World Wildlife Fund Sustainability Works


Sourcing Corn More Sustainably

  • Date: 16 December 2015

Partnering to Reduce Pollution While Maintaining Production

Steady rainfall and rich soils have made Iowa the largest corn-producing state in the United States, and among the top producers in the world. While agricultural practices create high yields, they also contribute to degraded water supplies. Excess nutrients from fertilizers wash from soils into streams and rivers, polluting waters for communities down-stream, and eventually drain into the Gulf of Mexico where pollu¬tion from agricultural runoff has made large portions of the Gulf uninhabitable by fish, damaging marine life and fishing liveli¬hoods.

The Coca-Cola Company, a major buyer of the world’s corn, has set company-wide goals to source the natural resources it needs in a socially, environmentally, and eco¬nomically responsible way.

Water is our most vital shared resource. It’s critical for our business and essential to sustaining the communities where we operate,” said Greg Koch, Senior Director, Global Water Stewardship, The Coca-Cola Company. “We’re focused on responsibly stewarding and protecting this resource across our value chain.”

To make progress toward more sustainable sourcing throughout its supply chain Coca-Cola is engaging its bottling part¬ners and suppliers, along with local communities, to identify risks to water supplies, and to co-develop and contribute funding to collabora¬tive restoration and protection plans. One of these pilot projects is based in Iowa’s Cedar River Valley, where Coca-Cola, through its partnership with WWF, is collaborating with the University of Minnesota, The Nature Conservancy, and DuPont Pioneer.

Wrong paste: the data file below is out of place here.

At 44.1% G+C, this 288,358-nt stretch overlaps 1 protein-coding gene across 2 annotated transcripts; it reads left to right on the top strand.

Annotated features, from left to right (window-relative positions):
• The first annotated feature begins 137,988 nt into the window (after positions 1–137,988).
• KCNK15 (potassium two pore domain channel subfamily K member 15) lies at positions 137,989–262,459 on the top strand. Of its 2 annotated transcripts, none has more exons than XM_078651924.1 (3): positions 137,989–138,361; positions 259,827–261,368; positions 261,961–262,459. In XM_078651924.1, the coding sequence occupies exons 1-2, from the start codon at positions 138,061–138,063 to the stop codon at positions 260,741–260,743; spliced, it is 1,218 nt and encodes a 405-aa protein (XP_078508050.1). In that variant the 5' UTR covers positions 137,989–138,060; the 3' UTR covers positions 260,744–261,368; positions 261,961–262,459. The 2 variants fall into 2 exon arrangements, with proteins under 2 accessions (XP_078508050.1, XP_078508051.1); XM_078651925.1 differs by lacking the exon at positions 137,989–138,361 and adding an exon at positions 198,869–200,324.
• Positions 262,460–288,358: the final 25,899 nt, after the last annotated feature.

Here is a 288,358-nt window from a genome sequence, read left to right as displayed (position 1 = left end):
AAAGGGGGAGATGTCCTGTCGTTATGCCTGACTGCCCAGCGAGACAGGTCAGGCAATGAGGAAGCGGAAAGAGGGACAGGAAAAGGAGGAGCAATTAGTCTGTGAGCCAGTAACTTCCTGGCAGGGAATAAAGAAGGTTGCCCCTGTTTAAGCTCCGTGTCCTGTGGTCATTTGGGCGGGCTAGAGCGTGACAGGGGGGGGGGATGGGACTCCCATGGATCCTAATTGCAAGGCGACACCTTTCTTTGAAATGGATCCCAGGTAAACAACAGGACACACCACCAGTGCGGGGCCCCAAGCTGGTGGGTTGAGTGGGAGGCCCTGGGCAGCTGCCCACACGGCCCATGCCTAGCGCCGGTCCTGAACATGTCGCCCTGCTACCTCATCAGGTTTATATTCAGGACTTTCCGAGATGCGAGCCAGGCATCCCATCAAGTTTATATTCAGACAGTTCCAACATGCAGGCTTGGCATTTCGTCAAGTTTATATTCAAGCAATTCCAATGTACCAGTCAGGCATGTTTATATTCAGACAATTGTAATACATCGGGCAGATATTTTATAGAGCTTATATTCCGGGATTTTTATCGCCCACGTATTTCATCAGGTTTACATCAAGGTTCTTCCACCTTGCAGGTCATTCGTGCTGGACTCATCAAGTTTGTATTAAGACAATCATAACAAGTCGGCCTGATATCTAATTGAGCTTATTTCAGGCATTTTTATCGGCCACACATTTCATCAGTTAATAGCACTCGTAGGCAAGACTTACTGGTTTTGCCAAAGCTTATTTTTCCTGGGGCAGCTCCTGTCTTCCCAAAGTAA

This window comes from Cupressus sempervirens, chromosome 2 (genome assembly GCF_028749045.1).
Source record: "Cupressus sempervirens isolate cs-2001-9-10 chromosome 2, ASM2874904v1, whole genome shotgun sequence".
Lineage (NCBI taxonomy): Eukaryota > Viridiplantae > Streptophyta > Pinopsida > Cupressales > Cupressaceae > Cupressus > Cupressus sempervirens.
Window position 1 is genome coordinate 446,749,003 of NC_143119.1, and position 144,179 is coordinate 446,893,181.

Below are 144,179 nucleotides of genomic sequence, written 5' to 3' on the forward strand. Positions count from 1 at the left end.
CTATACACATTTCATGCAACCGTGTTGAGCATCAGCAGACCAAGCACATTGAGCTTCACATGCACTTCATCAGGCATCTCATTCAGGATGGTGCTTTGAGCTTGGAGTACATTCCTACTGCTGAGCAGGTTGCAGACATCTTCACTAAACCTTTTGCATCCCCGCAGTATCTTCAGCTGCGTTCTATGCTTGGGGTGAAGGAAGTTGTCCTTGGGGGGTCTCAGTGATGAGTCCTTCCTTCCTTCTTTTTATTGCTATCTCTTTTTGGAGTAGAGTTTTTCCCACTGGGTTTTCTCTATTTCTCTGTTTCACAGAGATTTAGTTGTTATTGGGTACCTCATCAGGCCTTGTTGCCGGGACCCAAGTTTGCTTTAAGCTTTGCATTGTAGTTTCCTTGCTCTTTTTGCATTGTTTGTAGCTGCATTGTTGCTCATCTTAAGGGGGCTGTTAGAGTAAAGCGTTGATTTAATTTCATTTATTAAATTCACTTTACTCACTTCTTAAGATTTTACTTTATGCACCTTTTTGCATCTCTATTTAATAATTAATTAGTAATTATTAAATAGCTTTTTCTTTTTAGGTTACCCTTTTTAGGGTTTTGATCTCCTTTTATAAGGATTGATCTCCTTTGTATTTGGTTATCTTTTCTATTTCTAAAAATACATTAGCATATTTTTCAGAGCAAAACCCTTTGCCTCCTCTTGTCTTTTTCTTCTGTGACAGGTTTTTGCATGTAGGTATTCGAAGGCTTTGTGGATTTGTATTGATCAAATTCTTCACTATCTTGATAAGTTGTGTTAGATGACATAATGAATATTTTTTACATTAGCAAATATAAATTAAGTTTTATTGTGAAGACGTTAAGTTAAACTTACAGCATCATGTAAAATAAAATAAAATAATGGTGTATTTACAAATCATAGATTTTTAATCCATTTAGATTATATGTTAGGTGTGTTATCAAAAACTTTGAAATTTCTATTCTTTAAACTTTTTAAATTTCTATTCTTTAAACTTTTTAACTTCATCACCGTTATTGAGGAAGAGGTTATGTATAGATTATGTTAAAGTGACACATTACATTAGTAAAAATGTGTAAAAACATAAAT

Agricultural practices such as no-till, cover crops, and riparian buffers, can improve agricultural produc¬tion while also significantly reducing erosion and fertilizer runoff—but they may not be enough to help businesses and society meet water-related goals. The Cedar River Valley project aims to develop a method for determining where to invest in best management practices for greatest environmental and production results, for the least cost. The project also plans to collabo¬rate and share information among communities, to identify incentives for changing farming practices to meet sustainability goals, as well as to reduce liability and reputational risks that stem from negative impacts on downstream stakeholders.

The Yangtze River

Scientific Tools

Scientific tools are at the heart of these agricultural solutions. Partners are mapping where excess nutrients and valuable soil are eroding into the water to help identify where to prioritize changes in farming practices, and to site restoration and conservation actions that would have the biggest impact in reversing water quality trends while minimizing costs in terms of future agriculture production.

WWF and the University of Minnesota are developing a novel tool to allow this analysis to be performed by others easily and efficiently. This optimization tool will illustrate what can be achieved in water quality improvements through optimal placement of alternative management practices in the watershed, as well as highlight explicit tradeoffs such as economic returns to farmers.

Scaling Up and Partnership

Results from this pilot project will help inform Coca-Cola’s water strategies around the world, and could serve as a model for replication in hundreds of locations worldwide. Such analyses will show potential pathways for obtaining significant ecosystem service benefit at lower costs. The innovative optimization tool developed and used in the Cedar River Valley pilot project will enable public and private supply chain actors to evaluate the potential range of environmental benefits and costs of achieving sustainability goals for a landscape.

The Cedar River Valley project demonstrates the power of partnership. By uniting partners across business, civil society, government and local communities, far more can be achieved in addressing environmental challenges than working alone. This is a core belief of Coca-Cola and WWF’s global partnership, which has focused on addressing global water challenges since 2007. Learn more about the Coca-Cola and WWF partnership here.